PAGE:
An Abolitionist Before, During, and After the Civil War
In 1817, Mr. Dumont, her owner, swayed her to marry a slave he owned named Thomas. With him she produced a son, Peter, and two daughters, Elizabeth and Sophia.
In 1826 she escaped with her youngest daughter, Sophia. She went to court to get her son back, for he had been illegally sold to an owner in Alabama, and eventually won the court case.
On June 1, 1843, Isabella changed her name to Sojourner Truth.
In 1844, Sojourner joined a group dedicated to abolishing slavery, and met the likes of William Lloyd Garrison, David Ruggles, and Frederick Douglas.
In 1846 she wrote a memoir titled The Narrative of Sojourner Truth: A Northern Slave, with a preface by William Lloyd Garrison.
In October 1851, she gave her famous speech, "Ain't I a Woman?".
In 1867, she created a program to help ex-slaves start new lives. She asked Congress for help but they declined.
On November 26, 1883, Truth died at her home in Battle Creek, Michigan.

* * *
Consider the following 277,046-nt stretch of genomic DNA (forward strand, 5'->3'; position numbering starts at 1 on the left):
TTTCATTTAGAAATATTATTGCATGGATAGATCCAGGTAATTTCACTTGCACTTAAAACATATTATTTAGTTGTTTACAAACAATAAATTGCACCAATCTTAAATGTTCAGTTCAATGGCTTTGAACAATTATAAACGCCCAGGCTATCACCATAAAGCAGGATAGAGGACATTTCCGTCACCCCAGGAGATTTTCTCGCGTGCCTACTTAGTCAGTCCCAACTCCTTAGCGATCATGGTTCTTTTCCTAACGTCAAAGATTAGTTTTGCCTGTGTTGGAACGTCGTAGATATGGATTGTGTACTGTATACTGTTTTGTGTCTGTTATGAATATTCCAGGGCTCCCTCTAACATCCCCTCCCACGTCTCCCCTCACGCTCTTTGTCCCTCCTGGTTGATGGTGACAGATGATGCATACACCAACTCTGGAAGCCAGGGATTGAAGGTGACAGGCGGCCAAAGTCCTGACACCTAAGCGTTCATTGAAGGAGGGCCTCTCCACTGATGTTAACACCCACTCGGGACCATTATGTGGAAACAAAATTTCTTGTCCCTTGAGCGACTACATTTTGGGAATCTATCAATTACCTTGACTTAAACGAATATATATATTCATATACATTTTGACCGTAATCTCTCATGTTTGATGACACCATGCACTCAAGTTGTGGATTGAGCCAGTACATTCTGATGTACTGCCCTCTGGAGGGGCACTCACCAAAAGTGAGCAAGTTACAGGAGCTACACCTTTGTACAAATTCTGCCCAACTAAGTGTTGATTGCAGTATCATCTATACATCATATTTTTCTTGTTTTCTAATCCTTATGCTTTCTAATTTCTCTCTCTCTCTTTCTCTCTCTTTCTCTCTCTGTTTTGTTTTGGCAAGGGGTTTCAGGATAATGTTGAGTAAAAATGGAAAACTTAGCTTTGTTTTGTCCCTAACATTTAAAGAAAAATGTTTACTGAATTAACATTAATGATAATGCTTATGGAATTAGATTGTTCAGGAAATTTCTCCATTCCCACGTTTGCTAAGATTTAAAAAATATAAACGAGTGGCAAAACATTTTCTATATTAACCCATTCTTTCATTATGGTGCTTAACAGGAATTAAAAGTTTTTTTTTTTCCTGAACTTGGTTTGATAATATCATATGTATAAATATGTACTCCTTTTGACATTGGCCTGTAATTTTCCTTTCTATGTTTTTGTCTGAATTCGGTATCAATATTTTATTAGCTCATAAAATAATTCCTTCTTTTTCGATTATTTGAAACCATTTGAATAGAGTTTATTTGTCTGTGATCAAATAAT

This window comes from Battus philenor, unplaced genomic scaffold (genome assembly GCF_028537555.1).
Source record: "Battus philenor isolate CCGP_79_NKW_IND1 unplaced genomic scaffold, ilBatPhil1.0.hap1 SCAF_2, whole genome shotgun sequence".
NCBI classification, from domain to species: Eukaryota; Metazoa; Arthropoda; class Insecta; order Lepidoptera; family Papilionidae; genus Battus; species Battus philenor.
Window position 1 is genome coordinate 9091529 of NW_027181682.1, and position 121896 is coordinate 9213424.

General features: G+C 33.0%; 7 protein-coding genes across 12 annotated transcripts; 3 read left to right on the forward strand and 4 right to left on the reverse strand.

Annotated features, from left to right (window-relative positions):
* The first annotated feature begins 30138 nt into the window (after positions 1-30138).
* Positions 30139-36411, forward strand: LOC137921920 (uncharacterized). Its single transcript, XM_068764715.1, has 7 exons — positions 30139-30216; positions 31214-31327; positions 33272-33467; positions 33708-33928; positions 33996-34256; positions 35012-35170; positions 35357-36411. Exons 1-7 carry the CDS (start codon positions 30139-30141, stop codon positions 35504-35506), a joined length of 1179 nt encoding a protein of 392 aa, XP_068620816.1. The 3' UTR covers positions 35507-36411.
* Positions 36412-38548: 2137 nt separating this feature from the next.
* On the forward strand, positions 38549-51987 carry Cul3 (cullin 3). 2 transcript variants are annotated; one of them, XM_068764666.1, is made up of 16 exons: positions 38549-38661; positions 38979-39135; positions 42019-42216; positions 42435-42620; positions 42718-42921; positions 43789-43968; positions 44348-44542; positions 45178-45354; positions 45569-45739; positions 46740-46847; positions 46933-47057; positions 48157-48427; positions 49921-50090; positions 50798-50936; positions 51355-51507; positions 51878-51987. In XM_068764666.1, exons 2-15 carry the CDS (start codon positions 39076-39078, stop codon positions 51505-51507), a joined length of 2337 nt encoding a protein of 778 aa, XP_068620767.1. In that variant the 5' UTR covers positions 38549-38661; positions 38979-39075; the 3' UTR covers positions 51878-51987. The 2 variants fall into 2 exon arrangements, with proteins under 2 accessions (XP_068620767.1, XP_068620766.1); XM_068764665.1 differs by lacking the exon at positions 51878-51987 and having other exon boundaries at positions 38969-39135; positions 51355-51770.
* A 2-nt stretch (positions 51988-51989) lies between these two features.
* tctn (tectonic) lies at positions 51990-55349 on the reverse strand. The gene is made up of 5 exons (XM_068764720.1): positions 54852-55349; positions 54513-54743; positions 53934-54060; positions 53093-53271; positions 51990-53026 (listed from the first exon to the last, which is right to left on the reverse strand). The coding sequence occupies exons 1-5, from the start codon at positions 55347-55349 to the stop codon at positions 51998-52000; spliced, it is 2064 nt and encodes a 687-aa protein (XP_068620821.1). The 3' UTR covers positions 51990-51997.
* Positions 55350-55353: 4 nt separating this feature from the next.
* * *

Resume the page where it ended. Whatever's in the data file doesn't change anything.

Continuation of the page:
Strategies/Tactics/Tools She Used:
Writing - One of the biggest ways she got her point across was through her memoir. Although she was unable to write or read, a friend, whom the book is dedicated, helped her compose it.
Images of Sojourner Truth
She had to leave some of her children with their father in order to escape from slavery.
In order to get her son back, she had to go to court against her former owner.
She still fought for equality even after the Emancipation Proclamation.
She was turned down by Congress on an idea that could have been extremely beneficial.
Outcome of Efforts
She got her point across successfully, even though she was turned down sometimes.
Was honored to meet with Abraham Lincoln.
Established a name for herself as an activist for multiple causes.